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FIRST PERSON BILL PLASCHKE

An Experience That Lights Up the Soul

January 16, 2002|BILL PLASCHKE

Did you see who was handed a flame?

Amid hundreds of heroes, a lousy storyteller.

A guy who sees Olympic rings and thinks, five iced crullers. A guy who can't ski. A guy afraid to light a match.

Yet Tuesday they gave him an entire flame, in a torch, down on the corner of 14th and Stanford.

Asked him if he could run two blocks with nobody chasing him. Asked him if he could do it while holding a three-pound weight that was not imprinted with the words, "Rocky Road." Asked him to please not burn the city down.

He said he would try. It was an honor for the torch to pass through his town on the way to Salt Lake City next month for the Winter Olympics, so he would try.

But sitting on the shuttle bus with other Olympic torchbearers early Tuesday afternoon, his legs were cement and his will wavered.

He didn't belong. He knew that now. They picked the wrong guy. How could he do this?

Sitting across from him on the bus was an 80-year-old torchbearer who teaches inner-city children to ski.

Behind him, a torchbearer who gives life to premature infants.

In the middle of the bus, a liver transplant survivor. And in the back row, a kid who beat Hodgkin's disease.

"So why are you here?" someone finally asked the storyteller.

"I'm not sure," the storyteller said.

As Olympic moments go, the start of this story carried all the emotion of a slalom preliminary, only without the annoying beeps.

"Hey, you wanna carry the Olympic torch?" asked the storyteller's boss.

"For the United States?" said the storyteller.

"Well, um ... " said the boss.

The torch, as the storyteller was quickly reminded, is not about countries.

That is its beauty. That is the one thing that separates it from virtually every other part of the Olympic movement, including those five rings.

The torch does not recognize differences in continents or language. It is the same torch whether it is held by the doctor from West Covina or west Africa.

The flame is one color, and many colors. The hands that hold it can been old and wrinkled, young and smooth, brown or yellow.

The only requirement, it seems, is that those hands be strong.

The storyteller looked at his hands. They were not particularly strong.

These hands had never cured a child or rescued an animal or bettered the world.

These hands, even while wearing gloves, had no right holding the most endearing symbol of the world's most important sports event.

The storyteller signed up anyway. He thought it would be fun.

He filled out forms and affidavits. He promised he would not use the torch as a croquet mallet, a birthday candle, or to defend himself against Shaq.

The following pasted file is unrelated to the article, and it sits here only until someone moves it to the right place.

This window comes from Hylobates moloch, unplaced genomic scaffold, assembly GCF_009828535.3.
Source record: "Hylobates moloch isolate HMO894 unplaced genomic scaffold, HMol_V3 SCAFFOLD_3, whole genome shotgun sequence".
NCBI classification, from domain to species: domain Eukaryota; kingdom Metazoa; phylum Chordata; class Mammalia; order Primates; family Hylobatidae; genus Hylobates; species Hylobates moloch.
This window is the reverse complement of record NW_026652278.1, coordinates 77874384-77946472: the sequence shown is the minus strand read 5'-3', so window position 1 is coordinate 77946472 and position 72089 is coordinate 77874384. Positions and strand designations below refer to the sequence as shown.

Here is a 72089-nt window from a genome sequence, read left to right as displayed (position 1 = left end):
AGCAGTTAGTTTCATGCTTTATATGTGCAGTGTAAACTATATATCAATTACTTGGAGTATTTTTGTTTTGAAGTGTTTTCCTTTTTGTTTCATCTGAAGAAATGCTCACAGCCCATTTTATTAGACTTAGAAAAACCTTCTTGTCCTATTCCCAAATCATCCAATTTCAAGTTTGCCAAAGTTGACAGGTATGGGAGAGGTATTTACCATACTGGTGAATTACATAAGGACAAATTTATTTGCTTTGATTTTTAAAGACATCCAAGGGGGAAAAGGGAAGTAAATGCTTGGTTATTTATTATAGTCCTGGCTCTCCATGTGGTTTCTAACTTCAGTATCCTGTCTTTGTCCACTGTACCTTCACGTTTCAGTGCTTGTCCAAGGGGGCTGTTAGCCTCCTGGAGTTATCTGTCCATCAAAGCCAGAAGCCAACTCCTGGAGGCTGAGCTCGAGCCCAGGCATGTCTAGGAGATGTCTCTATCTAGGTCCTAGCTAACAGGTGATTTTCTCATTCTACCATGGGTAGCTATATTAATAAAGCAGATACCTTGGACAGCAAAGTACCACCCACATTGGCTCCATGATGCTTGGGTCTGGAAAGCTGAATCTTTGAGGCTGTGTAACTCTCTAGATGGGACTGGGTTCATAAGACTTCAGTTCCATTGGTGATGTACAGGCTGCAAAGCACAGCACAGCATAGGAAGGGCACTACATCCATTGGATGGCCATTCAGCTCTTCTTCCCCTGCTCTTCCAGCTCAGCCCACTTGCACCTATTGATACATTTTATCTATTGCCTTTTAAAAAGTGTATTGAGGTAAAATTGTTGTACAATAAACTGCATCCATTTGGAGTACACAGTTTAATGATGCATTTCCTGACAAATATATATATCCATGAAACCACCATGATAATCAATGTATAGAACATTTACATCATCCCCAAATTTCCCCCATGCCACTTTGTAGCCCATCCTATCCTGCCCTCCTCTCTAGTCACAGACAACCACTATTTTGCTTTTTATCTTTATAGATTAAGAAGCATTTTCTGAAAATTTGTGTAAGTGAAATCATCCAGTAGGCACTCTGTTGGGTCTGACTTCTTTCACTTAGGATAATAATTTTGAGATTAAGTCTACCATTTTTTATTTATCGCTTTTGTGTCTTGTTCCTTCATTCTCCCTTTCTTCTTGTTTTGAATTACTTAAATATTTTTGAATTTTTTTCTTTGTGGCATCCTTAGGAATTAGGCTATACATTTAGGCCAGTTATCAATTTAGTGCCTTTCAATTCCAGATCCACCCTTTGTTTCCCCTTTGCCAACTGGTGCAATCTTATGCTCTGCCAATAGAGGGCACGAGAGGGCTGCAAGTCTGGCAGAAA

He promised that, for his entire two-tenths of a mile, he would keep his head up and his shoes laced.

One day last week, a package carrying his torchbearer's uniform arrived.

The storyteller's wife unwrapped the box, her eyes darting from the uniform to the storyteller's belly, uniform to belly, uniform to belly.

Then she screamed.

"It's torn?" the storyteller asked.

"It's white!" she shouted.

One crash diet later, the storyteller was rumbling along the streets of Los Angeles with a busload of heroes, a piece of flatware among this city's finest china.

Again, they asked, "So why are you here?"

Again, the storyteller couldn't answer.

So they told him.

Said the doctor: "You're here because everybody touches somebody."

Said the AIDS fighter: "Everything we do affects somebody else."

Alicia Keller, a torch cheerleader who has accompanied it around the country, stood in front of the bus and ended the debate.

"Each of you is here because somebody has seen the flame within you, and your power to spread that flame," she said. "That's what this day is about."

She gently held up an actual torch.

"Read it," she said.

There, in letters that streaked toward the shiny metal base, were the words, "Light the fire within."

As the shuttle pulled up on the corner of 14th and Stanford, the heroes sent him off not with stares, but cheers.

Moments later, the flame arrived, in the hands of a wide-eye high school girl running in memory of friends who had been killed in an auto accident.

The storyteller tipped his torch, and the fire jumped. Now, it was his.

"Remember," Keller had said earlier. "For those few minutes, you will be the only person in the world who has that flame."

The storyteller remembered. As the orange and blue heat flapped wildly in his face, he did the only thing he could think of doing.

On an oily patch in the middle of 14th Street, he dropped to one knee.

It was only for a second. He figured he had to thank somebody.

And then he was off, jogging between rows of aging warehouses that suddenly awakened with faces and hands.

Through the flame, he could see the smiles. Even with the whirring of the security motorcycles, he could hear the cheers.

It didn't feel as though he was carrying the flame. It felt as though he was the flame.

The more he stretched out the torch in his left hand, the louder the cheers. He stretched out his right hand, more cheers, as if he were carrying two torches.

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